Delays after hoses disconnected
This post first appeared in the January 2013 Asdem Newsletter. To see this Newsletter please go to www.asdem.co.uk and look for the ‘Newsletters’ tab
I am often asked what remedy an Owner has if a vessel is delayed at a load or discharge port after hoses have been disconnected. It is common knowledge that most charter parties cover delays in providing documentation at the load port by re-starting time after a delay of two or three hours and finally ending time when documentation is completed. Each charter party says something slightly different so you need to be careful about the wording.
A frequent question that comes up is where a vessel is prevented from sailing because of bad weather and I was alerted to a case where there had been a delay of four days bad weather. Unfortunately laytime and/or demurrage ends at the time that hoses have been disconnected or documents have been delivered so there is not much an owner can do in this case. These delays are considered to be at the risk of the Owner, along with similar delays such as awaiting daylight, tide, tugs or pilots.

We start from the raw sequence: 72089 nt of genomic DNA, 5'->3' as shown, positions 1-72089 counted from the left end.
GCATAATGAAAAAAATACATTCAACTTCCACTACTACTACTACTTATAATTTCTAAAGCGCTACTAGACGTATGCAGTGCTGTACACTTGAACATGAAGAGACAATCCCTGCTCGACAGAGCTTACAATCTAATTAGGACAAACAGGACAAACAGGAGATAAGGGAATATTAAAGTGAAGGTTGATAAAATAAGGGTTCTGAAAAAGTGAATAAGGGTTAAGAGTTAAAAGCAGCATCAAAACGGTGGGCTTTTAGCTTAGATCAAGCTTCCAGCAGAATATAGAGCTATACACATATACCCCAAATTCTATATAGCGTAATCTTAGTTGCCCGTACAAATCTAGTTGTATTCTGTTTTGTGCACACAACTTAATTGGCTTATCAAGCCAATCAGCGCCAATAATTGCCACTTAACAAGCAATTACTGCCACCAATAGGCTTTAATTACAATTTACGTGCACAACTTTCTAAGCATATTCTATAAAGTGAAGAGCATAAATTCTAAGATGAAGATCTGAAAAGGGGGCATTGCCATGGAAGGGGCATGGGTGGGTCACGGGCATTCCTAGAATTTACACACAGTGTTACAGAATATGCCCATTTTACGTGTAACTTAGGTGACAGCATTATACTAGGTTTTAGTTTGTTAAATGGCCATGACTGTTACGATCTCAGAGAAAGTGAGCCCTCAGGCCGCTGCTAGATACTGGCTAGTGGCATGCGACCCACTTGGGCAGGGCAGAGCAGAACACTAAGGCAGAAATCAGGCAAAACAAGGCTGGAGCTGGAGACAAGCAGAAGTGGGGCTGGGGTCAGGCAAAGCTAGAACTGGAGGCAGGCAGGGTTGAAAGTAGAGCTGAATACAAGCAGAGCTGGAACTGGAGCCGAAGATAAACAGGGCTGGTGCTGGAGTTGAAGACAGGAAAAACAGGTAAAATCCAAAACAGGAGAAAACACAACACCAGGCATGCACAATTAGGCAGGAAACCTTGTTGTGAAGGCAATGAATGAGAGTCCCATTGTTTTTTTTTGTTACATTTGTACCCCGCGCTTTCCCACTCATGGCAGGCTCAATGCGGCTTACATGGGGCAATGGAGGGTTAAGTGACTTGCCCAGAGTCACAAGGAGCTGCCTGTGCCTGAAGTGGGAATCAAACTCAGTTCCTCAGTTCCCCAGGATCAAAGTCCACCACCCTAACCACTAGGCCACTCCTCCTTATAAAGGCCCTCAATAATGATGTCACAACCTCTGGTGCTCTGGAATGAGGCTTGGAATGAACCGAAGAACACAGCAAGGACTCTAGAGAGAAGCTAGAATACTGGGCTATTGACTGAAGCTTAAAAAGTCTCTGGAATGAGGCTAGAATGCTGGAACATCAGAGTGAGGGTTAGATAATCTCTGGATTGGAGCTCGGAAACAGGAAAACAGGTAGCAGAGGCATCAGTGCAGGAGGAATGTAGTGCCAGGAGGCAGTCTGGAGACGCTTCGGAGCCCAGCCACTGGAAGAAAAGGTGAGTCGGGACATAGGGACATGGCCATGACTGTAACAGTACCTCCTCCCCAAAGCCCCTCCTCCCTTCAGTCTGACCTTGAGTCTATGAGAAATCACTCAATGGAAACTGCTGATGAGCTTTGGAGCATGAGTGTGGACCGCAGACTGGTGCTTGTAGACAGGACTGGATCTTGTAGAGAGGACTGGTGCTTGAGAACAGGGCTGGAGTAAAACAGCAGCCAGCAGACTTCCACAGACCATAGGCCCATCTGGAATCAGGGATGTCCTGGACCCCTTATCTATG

What about detention? The delays mentioned above cannot be considered to be detention but where a vessel has been delayed by charterers, the owners may have a case for claiming the time as detention. An example of this may be where the Charterer has not sold the cargo and asks the vessel to remain in port for further instructions. If the port authority detains the vessel for any reason, such a delay is unlikely to qualify as a claim for detention against the charterers.
Is it an unsafe berth/port? If a vessel cannot sail for four days because of bad weather does this make it an unsafe berth or port? If it were proven to be an unsafe port, the owners might be able to claim damages from charterers. It is very difficult to prove that a port is unsafe as a result of weather and it normally takes a lot more than weather conditions to convince a court that a port is unsafe.
In conclusion, most delays after hoses have been disconnected, apart from cargo documents, are at the Owners’ risk. If you have any views or comments to make on this article please add them here.